The second response generally carries the most authority and is present in the WDR 2006 itself. This is to point out that since we only have country-wise statistics for income inequality, and leaving aside the comparability problems of such data (some countries use more reliable income data from tax records, others use more unreliable consumption data to make income estimates), such data cannot give us true estimates for global inequality. This we could only get if we could treat the world as one country and properly measure the distribution of income within it, which so far we haven't been able to do. So the jury must remain out about whether global inequality has increased or decreased though inter-country inequalities have undeniably increased and within-country inequalities have varied, increasing and decreasing in different countries, even if there are more countries in the former category.

What do The Economist and Bhagwati say? The former (June 26, 2003) acknowledges that the gap between the richest and the poorest segments of the world's population has been growing. But this particular journal, far from harbouring any leftist attitudes, does not even entertain moderate centrist-liberal views of the Rawlsian type that would be deeply appalled at this growing impoverishment of the already poorest, and see this as itself a decisive indictment of the current form of economic globalization. Instead, The Economist claims that the high and sustained growth rates of China, above all (though the Indian performance also contributes), have pulled up the ‘in-betweens' of hundreds of millions closer to the world average for annual incomes, and therefore actually reduced global inequality. That is to say, the differences between average incomes in the richer and poorer parts of the world have lessened.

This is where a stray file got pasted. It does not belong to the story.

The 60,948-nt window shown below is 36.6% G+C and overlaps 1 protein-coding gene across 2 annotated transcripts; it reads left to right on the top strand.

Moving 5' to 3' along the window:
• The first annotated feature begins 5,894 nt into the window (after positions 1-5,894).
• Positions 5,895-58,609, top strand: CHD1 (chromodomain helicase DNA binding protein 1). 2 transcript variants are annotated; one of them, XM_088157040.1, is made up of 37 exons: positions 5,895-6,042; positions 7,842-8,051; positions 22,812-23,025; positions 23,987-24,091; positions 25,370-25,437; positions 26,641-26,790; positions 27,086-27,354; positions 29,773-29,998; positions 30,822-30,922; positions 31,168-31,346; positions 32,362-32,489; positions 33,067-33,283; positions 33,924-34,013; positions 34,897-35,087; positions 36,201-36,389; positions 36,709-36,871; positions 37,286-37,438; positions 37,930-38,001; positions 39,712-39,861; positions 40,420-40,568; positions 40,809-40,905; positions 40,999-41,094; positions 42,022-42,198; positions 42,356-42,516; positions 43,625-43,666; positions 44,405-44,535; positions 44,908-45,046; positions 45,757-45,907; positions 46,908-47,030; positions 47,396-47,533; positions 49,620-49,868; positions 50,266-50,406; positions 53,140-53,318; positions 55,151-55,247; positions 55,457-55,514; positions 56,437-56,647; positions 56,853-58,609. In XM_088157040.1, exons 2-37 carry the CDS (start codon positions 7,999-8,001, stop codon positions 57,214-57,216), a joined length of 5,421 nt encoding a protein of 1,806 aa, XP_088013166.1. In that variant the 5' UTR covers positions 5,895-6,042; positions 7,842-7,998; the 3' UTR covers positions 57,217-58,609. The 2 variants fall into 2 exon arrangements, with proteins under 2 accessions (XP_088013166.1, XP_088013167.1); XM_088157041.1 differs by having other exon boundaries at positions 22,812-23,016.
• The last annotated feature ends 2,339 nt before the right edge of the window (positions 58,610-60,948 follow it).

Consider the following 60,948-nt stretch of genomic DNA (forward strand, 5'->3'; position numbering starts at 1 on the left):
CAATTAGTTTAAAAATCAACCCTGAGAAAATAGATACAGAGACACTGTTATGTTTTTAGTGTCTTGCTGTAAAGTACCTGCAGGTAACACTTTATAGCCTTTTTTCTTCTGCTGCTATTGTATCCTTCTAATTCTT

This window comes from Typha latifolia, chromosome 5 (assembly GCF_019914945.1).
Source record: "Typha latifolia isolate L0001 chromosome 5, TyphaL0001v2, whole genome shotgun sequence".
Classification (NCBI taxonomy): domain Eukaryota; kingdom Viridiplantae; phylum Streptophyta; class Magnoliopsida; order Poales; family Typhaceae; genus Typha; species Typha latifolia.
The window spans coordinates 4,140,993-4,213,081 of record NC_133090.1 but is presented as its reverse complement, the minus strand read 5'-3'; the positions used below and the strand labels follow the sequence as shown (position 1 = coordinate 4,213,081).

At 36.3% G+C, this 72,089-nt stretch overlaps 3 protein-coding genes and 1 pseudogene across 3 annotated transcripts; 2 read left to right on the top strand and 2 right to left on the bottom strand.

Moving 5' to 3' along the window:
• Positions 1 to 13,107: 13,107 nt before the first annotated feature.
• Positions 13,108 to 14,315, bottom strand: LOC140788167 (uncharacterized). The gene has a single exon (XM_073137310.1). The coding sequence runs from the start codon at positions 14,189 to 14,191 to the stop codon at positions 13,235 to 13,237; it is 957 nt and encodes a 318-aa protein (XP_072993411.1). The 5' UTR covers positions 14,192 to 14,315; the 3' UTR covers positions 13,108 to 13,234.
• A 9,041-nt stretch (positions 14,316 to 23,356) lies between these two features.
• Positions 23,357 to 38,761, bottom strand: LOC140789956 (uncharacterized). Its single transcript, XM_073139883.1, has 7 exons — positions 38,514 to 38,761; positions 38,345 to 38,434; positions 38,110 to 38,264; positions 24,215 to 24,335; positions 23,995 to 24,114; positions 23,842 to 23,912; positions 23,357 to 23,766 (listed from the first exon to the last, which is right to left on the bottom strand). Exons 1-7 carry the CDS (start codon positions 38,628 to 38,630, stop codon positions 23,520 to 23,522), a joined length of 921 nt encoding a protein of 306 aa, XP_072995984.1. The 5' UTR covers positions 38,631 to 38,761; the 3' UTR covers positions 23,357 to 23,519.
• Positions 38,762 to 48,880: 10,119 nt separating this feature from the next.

Bhagwati's response is equally interesting. In a book of over 300 pages, he devotes less than two full pages to a sustained discussion of this issue of global inequality, only to first claim that since we only have country-wise data, cross-country comparisons are inherently misleading and so there is "just so much irrelevant data-mongering". This more cautious initial judgment, based on a recognition of a genuine statistical problem, quickly gives way (without any serious survey, let alone analysis, of a vast literature on this subject) to a more ambitious conclusion that the "evidence points in just the opposite direction". Global inequality, according to Bhagwati, is decreasing in the neoliberal era.

Moreover, in so far as neoliberals claim that the incomes of many people in the developing world have risen significantly, given that the average incomes in the two parts have diverged over the last 20 years, then clearly this category of ‘richer people' in the developing world simply cannot be very big. Defenders of neoliberalism can either claim that neoliberalism has greatly benefited some people or widely benefited people in the developing world but cannot claim both. If a group has become much richer, then it cannot be that big. If it is big then it cannot have become that much richer. Thus, despite all problems of data comparison, the most informed and authoritative judgment that one can make is that global inequality of incomes, wealth and consumption have risen dramatically in the era of neoliberal economic globalization.